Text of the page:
Charles VI (1 October 1685 – 20 October 1740; Karl VI.) succeeded his elder brother, Joseph I, as Holy Roman Emperor, King of Bohemia (as Charles II), King of Hungary and Croatia, Serbia and Archduke of Austria (as Charles III) in 1711.
The Classical period was an era of classical music between roughly 1730 to 1820, associated with the style of Haydn, Mozart and Beethoven.
Clergy are some of the main and important formal leaders within certain religions.
A composer (Latin ''compōnō''; literally "one who puts together") is a musician who is an author of music in any form, including vocal music (for a singer or choir), instrumental music, electronic music, and music which combines multiple forms.
A concerto (plural concertos, or concerti from the Italian plural) is a musical composition usually composed in three movements, in which, usually, one solo instrument (for instance, a piano, violin, cello or flute) is accompanied by an orchestra or concert band.
Corfu or Kerkyra (translit,; translit,; Corcyra; Corfù) is a Greek island in the Ionian Sea.
Desmond Macready Chute (1895–1962) was an English poet and artist, who became a Catholic priest in 1927.
Deutsche Grammophon is a German classical music record label that was the precursor of corporation called PolyGram.
An earthquake (also known as a quake, tremor or temblor) is the shaking of the surface of the Earth, resulting from the sudden release of energy in the Earth's lithosphere that creates seismic waves.
Estienne Roger (1665 or 1666 in Caen, France – July 7, 1722 in Amsterdam) was a francophone printer and publisher working in the Netherlands.
Ezra Weston Loomis Pound (30 October 1885 – 1 November 1972) was an expatriate American poet and critic, as well as a major figure in the early modernist poetry movement.
Farnace (Italian spelling for Pharnaces), is the title of several 18th-century operas set to various librettos.
Ferdinando de' Medici (9 August 1663 – 31 October 1713) was the eldest son of Cosimo III de' Medici, Grand Duke of Tuscany, and Marguerite Louise d'Orléans.
Figured bass, or thoroughbass, is a kind of musical notation in which numerals and symbols (often accidentals) indicate intervals, chords, and non-chord tones that a musician playing piano, harpsichord, organ, lute (or other instruments capable of playing chords) play in relation to the bass note that these numbers and symbols appear above or below.
The flute is a family of musical instruments in the woodwind group.
Franz Anton von Sporck, Count (Franz Anton Reichsgraf von Sporck in German, František Antonín hrabě Špork in Czech) (born 9 March 1662 in Lysá nad Labem or Heřmanův Městec; died 30 March 1738 in Lysá nad Labem) was a German-speaking literatus and patron of the arts who lived in the province of Bohemia in what is now the Czech Republic.
Friedrich "Fritz" Kreisler (February2, 1875January29, 1962) was an Austrian-born violinist and composer.
George Frideric (or Frederick) Handel (born italic; 23 February 1685 (O.S.) – 14 April 1759) was a German, later British, Baroque composer who spent the bulk of his career in London, becoming well-known for his operas, oratorios, anthems, and organ concertos.
Gian Francesco Malipiero (18 March 1882 – 1 August 1973) was an Italian composer, musicologist, music teacher and editor.
Giovanni Legrenzi (baptized August 12, 1626 – May 27, 1690) was an Italian composer of opera, vocal and instrumental music, and organist, of the Baroque era.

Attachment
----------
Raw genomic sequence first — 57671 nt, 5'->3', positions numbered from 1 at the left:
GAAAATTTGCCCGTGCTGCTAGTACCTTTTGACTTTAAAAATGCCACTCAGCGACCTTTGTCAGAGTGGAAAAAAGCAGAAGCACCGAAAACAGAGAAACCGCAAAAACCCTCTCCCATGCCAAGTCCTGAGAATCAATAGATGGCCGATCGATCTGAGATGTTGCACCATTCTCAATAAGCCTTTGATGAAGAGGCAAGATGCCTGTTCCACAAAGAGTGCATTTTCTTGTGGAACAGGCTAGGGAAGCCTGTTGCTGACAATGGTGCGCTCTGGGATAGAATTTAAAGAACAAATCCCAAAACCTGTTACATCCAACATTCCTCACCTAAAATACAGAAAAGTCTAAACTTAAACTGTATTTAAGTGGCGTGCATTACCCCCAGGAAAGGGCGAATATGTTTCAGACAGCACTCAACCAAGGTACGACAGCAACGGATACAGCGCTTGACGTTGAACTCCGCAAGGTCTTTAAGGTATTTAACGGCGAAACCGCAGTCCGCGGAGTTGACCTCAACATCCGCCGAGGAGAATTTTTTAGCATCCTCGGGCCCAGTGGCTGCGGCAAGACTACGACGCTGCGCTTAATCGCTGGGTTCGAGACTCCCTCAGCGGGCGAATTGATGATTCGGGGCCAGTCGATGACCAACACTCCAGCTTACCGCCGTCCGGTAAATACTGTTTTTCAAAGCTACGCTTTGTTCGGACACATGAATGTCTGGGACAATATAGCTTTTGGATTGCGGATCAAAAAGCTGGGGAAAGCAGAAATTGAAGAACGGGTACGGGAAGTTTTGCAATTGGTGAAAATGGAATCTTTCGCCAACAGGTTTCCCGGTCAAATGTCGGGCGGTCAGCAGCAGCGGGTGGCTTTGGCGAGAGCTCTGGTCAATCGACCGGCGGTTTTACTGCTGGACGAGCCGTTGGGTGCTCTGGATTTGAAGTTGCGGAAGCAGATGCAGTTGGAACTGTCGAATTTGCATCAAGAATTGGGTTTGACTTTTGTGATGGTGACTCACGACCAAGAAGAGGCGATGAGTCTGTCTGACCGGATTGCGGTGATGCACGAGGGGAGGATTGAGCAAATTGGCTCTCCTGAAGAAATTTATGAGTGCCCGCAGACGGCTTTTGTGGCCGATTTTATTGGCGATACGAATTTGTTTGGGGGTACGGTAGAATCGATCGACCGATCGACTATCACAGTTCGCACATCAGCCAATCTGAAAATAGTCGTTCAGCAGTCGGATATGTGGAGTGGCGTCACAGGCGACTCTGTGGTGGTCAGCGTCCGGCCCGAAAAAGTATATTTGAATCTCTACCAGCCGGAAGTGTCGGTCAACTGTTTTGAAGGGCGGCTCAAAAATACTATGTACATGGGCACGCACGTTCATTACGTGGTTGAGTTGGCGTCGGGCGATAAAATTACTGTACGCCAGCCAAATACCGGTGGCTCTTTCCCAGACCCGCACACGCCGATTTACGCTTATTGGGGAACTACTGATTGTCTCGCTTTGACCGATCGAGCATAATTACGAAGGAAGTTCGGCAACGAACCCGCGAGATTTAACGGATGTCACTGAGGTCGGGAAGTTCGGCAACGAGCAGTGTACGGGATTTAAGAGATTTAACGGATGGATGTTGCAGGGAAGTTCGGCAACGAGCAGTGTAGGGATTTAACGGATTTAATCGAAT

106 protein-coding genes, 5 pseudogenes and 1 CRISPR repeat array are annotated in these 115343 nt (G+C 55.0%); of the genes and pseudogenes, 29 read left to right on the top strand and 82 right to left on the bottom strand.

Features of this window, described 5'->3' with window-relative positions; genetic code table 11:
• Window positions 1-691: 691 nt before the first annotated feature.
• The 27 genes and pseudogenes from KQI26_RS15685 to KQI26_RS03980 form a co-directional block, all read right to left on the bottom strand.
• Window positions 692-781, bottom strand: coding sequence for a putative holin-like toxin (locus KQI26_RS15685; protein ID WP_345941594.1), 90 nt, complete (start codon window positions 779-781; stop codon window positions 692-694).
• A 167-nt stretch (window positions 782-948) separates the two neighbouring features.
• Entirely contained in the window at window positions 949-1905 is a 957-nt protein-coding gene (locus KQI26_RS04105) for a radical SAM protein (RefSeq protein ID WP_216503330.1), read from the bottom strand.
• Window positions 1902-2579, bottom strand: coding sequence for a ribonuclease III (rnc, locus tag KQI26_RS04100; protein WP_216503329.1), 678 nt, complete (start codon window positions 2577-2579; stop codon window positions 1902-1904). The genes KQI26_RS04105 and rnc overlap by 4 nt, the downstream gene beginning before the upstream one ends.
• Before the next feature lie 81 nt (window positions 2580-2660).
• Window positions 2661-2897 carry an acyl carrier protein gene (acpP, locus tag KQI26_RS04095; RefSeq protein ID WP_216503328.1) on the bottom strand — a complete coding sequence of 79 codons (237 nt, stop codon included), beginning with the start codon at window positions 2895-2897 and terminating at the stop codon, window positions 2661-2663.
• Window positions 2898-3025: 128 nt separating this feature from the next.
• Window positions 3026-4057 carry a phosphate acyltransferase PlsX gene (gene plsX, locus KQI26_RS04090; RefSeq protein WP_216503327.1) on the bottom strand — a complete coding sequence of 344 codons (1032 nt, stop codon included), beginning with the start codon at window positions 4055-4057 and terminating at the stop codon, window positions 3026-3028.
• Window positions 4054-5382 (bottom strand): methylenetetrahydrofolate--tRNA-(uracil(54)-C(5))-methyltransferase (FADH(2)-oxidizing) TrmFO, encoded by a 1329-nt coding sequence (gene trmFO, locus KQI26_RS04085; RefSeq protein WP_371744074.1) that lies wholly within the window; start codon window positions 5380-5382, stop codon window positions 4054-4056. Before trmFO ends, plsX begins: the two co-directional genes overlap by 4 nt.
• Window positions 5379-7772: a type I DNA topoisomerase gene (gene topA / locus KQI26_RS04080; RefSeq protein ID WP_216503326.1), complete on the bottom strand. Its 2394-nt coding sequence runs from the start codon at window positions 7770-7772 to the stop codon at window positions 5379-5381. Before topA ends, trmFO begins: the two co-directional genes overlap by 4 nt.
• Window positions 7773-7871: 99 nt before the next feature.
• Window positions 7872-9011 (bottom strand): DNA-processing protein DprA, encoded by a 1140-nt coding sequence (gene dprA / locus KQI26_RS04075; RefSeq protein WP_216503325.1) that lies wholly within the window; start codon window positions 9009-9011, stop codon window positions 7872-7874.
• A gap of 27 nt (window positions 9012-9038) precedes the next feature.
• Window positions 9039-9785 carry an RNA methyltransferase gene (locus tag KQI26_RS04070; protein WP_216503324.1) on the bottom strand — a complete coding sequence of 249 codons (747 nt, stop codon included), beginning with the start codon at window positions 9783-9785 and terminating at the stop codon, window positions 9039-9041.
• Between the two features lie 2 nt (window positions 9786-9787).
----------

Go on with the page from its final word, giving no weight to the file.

Antonio Vivaldi wrote at least three settings of the hymn Gloria in excelsis Deo, whose words date probably from the 4th Century and which is an integral part of the Ordinary of the Mass.
Griselda is a dramma per musica in three acts that was composed by Antonio Vivaldi.
Howard Chandler Robbins Landon (March 6, 1926November 20, 2009) was an American musicologist, journalist, historian and broadcaster, best known for his work in rediscovering the huge body of neglected music by Haydn and in correcting misunderstandings about Mozart.
A harpsichordist is a person who plays the harpsichord.
Anne Henriette of France(14 August 1727 – 10 February 1752) was a French princess, the twin of Louise Élisabeth of France, and the second child of King Louis XV of France and queen consort Marie Leszczyńska.
Historically informed performance (also referred to as period performance, authentic performance, or HIP) is an approach to the performance of classical music, which aims to be faithful to the approach, manner and style of the musical era in which a work was originally conceived.
The Holy Roman Emperor (historically Romanorum Imperator, "Emperor of the Romans") was the ruler of the Holy Roman Empire (800-1806 AD, from Charlemagne to Francis II).
The Hotel Sacher is a five-star hotel located in the Innere Stadt first district of Vienna, Austria, vis-à-vis to the Vienna State Opera.
Il cimento dell'armonia e dell'inventione (The Contest Between Harmony and Invention) is a set of twelve concertos written by Antonio Vivaldi between 1723 and 1725 and published in 1725 as Op. 8.
Il teatro alla moda (The Fashionable Theater) is a satirical pamphlet in which its author, the Venetian composer Benedetto Marcello (1686–1739), vents his critical opinions on the milieu of the Italian opera seria in the first decades of the eighteenth century.
An impresario (from the Italian impresa, "an enterprise or undertaking") is a person who organizes and often finances concerts, plays, or operas, performing a role similar to that of an artist manager or a film or television producer.
Infection is the invasion of an organism's body tissues by disease-causing agents, their multiplication, and the reaction of host tissues to the infectious agents and the toxins they produce.
Janice Jordan Shefelman is an American writer, best known for her children's book I, Vivaldi, based upon the life of Antonio Vivaldi.
Johann Adolph Hasse (born in Bergedorf, near Hamburg, baptised 25 March 1699 – died in Venice 16 December 1783) was an 18th-century German composer, singer and teacher of music.
Johann Sebastian Bach (28 July 1750) was a composer and musician of the Baroque period, born in the Duchy of Saxe-Eisenach.
(Franz) Joseph HaydnSee Haydn's name.